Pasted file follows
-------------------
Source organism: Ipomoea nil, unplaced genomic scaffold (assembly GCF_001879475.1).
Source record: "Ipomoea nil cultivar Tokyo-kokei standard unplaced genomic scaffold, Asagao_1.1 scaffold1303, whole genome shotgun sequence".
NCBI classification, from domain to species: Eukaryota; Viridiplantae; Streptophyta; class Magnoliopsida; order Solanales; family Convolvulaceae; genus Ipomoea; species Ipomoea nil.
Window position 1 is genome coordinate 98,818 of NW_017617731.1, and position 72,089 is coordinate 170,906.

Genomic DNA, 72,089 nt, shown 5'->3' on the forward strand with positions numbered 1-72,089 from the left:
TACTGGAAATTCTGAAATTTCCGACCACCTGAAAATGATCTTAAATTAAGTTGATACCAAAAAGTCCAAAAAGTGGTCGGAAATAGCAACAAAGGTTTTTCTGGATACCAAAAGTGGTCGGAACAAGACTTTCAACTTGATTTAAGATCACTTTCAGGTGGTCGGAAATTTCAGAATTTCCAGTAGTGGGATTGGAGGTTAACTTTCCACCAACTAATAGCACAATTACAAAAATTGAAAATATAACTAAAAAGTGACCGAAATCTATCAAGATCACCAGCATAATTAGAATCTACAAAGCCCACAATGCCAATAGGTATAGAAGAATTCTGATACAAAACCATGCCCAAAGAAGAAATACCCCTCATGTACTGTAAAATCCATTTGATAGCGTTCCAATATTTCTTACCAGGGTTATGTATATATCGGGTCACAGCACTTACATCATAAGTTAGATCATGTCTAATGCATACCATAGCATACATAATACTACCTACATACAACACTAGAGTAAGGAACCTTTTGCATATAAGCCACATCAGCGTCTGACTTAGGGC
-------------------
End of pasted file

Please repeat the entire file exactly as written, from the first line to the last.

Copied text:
Source organism: Ipomoea nil, unplaced genomic scaffold (assembly GCF_001879475.1).
Source record: "Ipomoea nil cultivar Tokyo-kokei standard unplaced genomic scaffold, Asagao_1.1 scaffold1303, whole genome shotgun sequence".
NCBI classification, from domain to species: Eukaryota; Viridiplantae; Streptophyta; class Magnoliopsida; order Solanales; family Convolvulaceae; genus Ipomoea; species Ipomoea nil.
Window position 1 is genome coordinate 98,818 of NW_017617731.1, and position 72,089 is coordinate 170,906.

Genomic DNA, 72,089 nt, shown 5'->3' on the forward strand with positions numbered 1-72,089 from the left:
TACTGGAAATTCTGAAATTTCCGACCACCTGAAAATGATCTTAAATTAAGTTGATACCAAAAAGTCCAAAAAGTGGTCGGAAATAGCAACAAAGGTTTTTCTGGATACCAAAAGTGGTCGGAACAAGACTTTCAACTTGATTTAAGATCACTTTCAGGTGGTCGGAAATTTCAGAATTTCCAGTAGTGGGATTGGAGGTTAACTTTCCACCAACTAATAGCACAATTACAAAAATTGAAAATATAACTAAAAAGTGACCGAAATCTATCAAGATCACCAGCATAATTAGAATCTACAAAGCCCACAATGCCAATAGGTATAGAAGAATTCTGATACAAAACCATGCCCAAAGAAGAAATACCCCTCATGTACTGTAAAATCCATTTGATAGCGTTCCAATATTTCTTACCAGGGTTATGTATATATCGGGTCACAGCACTTACATCATAAGTTAGATCATGTCTAATGCATACCATAGCATACATAATACTACCTACATACAACACTAGAGTAAGGAACCTTTTGCATATAAGCCACATCAGCGTCTGACTTAGGGC